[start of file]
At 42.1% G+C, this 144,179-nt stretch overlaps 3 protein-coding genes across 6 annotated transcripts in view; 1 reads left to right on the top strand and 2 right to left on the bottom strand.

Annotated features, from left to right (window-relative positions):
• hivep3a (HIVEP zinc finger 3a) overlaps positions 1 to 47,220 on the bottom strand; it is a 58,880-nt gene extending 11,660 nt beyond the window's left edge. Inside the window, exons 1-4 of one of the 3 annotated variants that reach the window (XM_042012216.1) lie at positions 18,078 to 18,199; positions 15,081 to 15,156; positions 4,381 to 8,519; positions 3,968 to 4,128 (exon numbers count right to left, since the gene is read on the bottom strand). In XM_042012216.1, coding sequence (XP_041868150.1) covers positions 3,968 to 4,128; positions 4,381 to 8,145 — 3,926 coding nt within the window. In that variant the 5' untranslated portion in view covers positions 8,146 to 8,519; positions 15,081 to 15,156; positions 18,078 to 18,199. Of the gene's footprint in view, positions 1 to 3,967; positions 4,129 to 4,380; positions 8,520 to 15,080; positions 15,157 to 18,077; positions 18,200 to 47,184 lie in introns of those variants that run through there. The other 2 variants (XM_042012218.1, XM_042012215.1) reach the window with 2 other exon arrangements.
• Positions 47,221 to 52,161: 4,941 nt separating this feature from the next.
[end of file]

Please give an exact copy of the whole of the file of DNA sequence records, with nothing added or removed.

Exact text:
At 42.1% G+C, this 144,179-nt stretch overlaps 3 protein-coding genes across 6 annotated transcripts in view; 1 reads left to right on the top strand and 2 right to left on the bottom strand.

Annotated features, from left to right (window-relative positions):
• hivep3a (HIVEP zinc finger 3a) overlaps positions 1 to 47,220 on the bottom strand; it is a 58,880-nt gene extending 11,660 nt beyond the window's left edge. Inside the window, exons 1-4 of one of the 3 annotated variants that reach the window (XM_042012216.1) lie at positions 18,078 to 18,199; positions 15,081 to 15,156; positions 4,381 to 8,519; positions 3,968 to 4,128 (exon numbers count right to left, since the gene is read on the bottom strand). In XM_042012216.1, coding sequence (XP_041868150.1) covers positions 3,968 to 4,128; positions 4,381 to 8,145 — 3,926 coding nt within the window. In that variant the 5' untranslated portion in view covers positions 8,146 to 8,519; positions 15,081 to 15,156; positions 18,078 to 18,199. Of the gene's footprint in view, positions 1 to 3,967; positions 4,129 to 4,380; positions 8,520 to 15,080; positions 15,157 to 18,077; positions 18,200 to 47,184 lie in introns of those variants that run through there. The other 2 variants (XM_042012218.1, XM_042012215.1) reach the window with 2 other exon arrangements.
• Positions 47,221 to 52,161: 4,941 nt separating this feature from the next.